The KMT1B subclass proteins

Six B. rapa proteins belong to the KMT1B subclass, which can be further divided into 4 groups (Figure 3). Group-1 contains two B. rapa proteins (BrKMT1B;1a and BrKMT1B;1b) whose genes show synteny with AtKMT1B;1/SDG31/SUVR4. Moreover, sequence analysis showed that BrKMT1B;1b and AtKMT1B;1/SDG31/SUVR4 have highly similar protein domain organization, indicating that BrKMT1B;1b is more conserved and BrKMT1B;1a diverged relatively late during evolution after the B. rapa/A. thaliana separation. Group-2 has two B. rapa, two A. thaliana proteins, one O. sativa protein, and three B. distachyon proteins. Both BrKMT1B;2a and BrKMT1B;2b show synteny with AtKMT1B;2b/SDG18/SUVR2. Group-3 and 4 each have one representative member in each of the four examined higher plant species.

thumbnailFigure 3. Domain organization of the KMT1B subclass proteins. Schematic diagrams show the domain organization of KMT1B proteins and are placed on the right side of the phylogenetic tree. The scale bar indicates the evolutionary distance, the number along the tree branch indicates bootstrap value, and the other information about tree construction and symbol indication can be found in legend of Figure 1. Different conserved protein domains (WIYL, Pre-SET, SET, Post-SET, and Ribosomal) are colored as indicated. The KMT1B;3-group proteins are large in size; therefore the corresponding schematic diagram is drawn with a remove of ~800 aa from the N-terminus, a region without any detectable known protein domains. The protein is indicated on top of the schematic diagram and other similar domain organization proteins are indicated in parentheses.

The KMT1B subclass differs from the KMT1A subclass in protein domain organization; specifically, these proteins lack the SRA domain (Figure 3). A recent study demonstrated that AtKMT1B;1/SDG31/SUVR4 possesses H3K9-methyltransferase activities and its binding with ubiquitin converts H3K9me1 to H3K9me3 deposition on transposon chromatin [32]. Notably, the WIYLD domain, which binds ubiquitin, is conserved in BrKMT1B;1a, BrKMT1B;1b, BrKMT1B;2a and BrKMT1B;2b (Figure 3). It was reported that AtKMT1B;3/SDG6/SUVR5/AtCZS is involved in regulation of flowering time, possibly through deposition of H3K9 methylation at the flowering time repressor FLC [33]. The functions of other members of the KMT1B subclass remain uncharacterized so far.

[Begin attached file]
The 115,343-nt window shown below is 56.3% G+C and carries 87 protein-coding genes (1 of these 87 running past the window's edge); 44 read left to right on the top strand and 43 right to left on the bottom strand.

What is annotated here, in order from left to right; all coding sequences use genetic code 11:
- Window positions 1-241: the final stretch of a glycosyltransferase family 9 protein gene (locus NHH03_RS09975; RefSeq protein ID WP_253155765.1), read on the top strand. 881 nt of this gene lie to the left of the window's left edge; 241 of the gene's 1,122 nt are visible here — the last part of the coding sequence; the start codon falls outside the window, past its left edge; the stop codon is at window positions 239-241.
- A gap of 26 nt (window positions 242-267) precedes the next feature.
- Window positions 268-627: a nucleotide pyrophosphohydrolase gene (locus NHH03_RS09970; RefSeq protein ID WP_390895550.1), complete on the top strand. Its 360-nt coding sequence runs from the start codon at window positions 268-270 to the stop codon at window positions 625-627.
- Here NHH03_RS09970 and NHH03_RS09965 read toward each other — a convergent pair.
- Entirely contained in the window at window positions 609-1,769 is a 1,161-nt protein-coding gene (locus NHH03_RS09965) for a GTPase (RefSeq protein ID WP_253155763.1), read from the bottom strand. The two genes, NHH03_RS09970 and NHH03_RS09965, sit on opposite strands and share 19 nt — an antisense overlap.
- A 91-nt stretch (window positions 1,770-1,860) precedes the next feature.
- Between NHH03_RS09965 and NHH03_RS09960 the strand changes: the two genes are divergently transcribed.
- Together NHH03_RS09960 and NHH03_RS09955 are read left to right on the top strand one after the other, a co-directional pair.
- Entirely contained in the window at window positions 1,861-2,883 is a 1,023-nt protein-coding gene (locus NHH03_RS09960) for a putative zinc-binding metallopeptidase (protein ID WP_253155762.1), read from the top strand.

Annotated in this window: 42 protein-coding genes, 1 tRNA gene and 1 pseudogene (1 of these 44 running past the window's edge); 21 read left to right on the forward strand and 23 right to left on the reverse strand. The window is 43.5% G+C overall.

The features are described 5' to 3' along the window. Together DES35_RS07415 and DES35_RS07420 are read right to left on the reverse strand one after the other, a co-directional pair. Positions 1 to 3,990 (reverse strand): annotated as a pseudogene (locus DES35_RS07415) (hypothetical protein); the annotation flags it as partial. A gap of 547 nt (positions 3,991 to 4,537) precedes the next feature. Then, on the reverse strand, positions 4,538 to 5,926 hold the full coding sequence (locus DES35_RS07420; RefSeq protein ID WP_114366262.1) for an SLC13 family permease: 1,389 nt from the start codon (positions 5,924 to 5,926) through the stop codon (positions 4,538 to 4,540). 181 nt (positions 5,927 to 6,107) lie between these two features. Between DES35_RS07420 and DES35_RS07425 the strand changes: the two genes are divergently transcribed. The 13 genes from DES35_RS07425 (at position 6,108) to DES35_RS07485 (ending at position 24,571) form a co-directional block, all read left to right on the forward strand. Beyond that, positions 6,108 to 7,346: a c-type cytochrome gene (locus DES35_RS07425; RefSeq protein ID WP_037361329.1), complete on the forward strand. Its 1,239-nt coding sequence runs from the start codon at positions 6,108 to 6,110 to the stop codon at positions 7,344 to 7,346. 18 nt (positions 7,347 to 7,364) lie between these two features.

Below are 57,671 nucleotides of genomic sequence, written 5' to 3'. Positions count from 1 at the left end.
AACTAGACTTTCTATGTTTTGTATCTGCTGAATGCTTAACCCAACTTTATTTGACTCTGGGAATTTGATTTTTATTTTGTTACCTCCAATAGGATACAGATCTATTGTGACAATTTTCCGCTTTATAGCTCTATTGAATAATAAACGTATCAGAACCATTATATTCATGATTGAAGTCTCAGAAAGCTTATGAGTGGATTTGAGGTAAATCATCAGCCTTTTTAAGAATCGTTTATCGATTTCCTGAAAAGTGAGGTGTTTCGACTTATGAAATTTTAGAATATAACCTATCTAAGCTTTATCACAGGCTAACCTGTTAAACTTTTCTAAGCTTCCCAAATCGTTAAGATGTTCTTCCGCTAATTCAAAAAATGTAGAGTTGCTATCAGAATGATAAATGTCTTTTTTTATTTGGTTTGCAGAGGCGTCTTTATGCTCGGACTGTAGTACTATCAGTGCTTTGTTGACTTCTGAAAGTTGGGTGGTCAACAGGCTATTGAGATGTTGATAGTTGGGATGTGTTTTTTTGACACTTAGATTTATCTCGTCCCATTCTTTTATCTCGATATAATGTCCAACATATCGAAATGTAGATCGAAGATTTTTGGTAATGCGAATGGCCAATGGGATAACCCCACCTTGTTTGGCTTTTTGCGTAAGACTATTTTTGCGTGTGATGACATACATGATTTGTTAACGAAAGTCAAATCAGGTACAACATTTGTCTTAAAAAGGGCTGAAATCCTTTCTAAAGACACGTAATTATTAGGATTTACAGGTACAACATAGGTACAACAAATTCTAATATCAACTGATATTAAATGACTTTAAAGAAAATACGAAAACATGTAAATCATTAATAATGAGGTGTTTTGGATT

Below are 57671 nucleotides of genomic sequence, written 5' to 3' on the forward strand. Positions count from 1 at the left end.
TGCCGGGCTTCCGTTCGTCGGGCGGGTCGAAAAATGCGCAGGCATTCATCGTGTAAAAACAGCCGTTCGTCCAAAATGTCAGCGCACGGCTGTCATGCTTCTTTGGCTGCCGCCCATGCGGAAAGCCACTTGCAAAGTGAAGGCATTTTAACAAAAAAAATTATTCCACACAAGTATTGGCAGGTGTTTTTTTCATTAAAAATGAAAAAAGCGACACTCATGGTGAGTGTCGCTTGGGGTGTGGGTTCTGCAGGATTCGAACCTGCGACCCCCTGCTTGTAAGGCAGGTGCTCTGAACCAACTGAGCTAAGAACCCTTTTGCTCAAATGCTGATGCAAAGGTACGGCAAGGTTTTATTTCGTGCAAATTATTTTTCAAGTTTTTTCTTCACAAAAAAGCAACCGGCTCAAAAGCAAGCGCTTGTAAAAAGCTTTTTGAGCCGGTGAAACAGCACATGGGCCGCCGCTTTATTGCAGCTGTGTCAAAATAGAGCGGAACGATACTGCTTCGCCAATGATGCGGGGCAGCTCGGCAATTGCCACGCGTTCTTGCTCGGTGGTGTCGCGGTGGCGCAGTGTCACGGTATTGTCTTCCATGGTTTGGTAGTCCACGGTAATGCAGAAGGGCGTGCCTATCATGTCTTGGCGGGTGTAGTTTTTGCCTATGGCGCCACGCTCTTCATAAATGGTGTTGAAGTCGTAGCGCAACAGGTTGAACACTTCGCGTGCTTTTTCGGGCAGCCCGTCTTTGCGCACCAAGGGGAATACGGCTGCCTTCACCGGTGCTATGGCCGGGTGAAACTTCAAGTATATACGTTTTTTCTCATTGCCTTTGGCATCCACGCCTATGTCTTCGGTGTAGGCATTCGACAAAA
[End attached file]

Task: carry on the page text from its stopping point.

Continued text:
The KMT2 class proteins

The KMT2 class includes six B. rapa and six A. thaliana proteins in 3 groups (Figure 4). This class features highly conserved SET and Post-SET domains with the yeast H3K4-methyltransferase ScKMT2/Set1. Nevertheless, some plant proteins have acquired specific domains during evolution, namely PWWP, PHD, FYR and/or GYF. The PWWP domain is also found in eukaryotic proteins involved in DNA methylation, DNA repair, and regulation of transcription [34], and regulates cell growth and differentiation by mediating protein-protein interactions [35]. The PHD domain is found in a number of chromatin-associated proteins and is thought to be involved in protein-protein interactions important for the assembly of multiprotein complexes [36]. The PWWP domain of the animal BRPF1 protein binds H3K36me3 [35], and the PHD domain is also an important module in proteins that read histone modifications [37]. The FYR domain is composed of FYR-C and FYR-N terminal portions, which are often located close to each other but can also be separated [38]. The GYF domain is proposed to be involved in recognition of proline-rich sequences in protein-protein interactions [39].

thumbnailFigure 4. Domain organization of the KMT2 class proteins. Schematic diagrams show the domain organization of KMT2 proteins and are placed on the right side of the phylogenetic tree. The scale bar indicates the evolutionary distance, the number along the tree branch indicates bootstrap value, and the other information about tree construction and symbol indication can be found in legend of Figure 1. Different conserved protein domains (PWWP, FYR, GYF, PHD, SET, and Post-SET) are colored as indicated. The protein is indicated on top of the schematic diagram and other similar domain organization proteins are indicated in parentheses.

KMT2 Group-1 members contain one PWWP, one FYR and two PHD domains. Only one member belonging to Group-1 is found in O. sativa or B. distachyon, but two members are found in B. rapa and A. thaliana. Our examination revealed that BrKMT2;1a has synteny with AtKMT2;1a/SDG27/ATX1, and BrKMT2;1b with AtKMT2;1b/SDG30/ATX2, suggesting that they are derived from two different ancestral copies before the B. rapa/A. thaliana separation. Consistent with this, the atx1 mutant plants exhibit strong and pleiotropic defects [40], but the atx2 mutant plants have a normal phenotype [41]. The atx2 mutation can enhance atx1 in reduction of expression of the flowering repressor gene FLC through reduced levels of H3K4me3 at the FLC locus [42].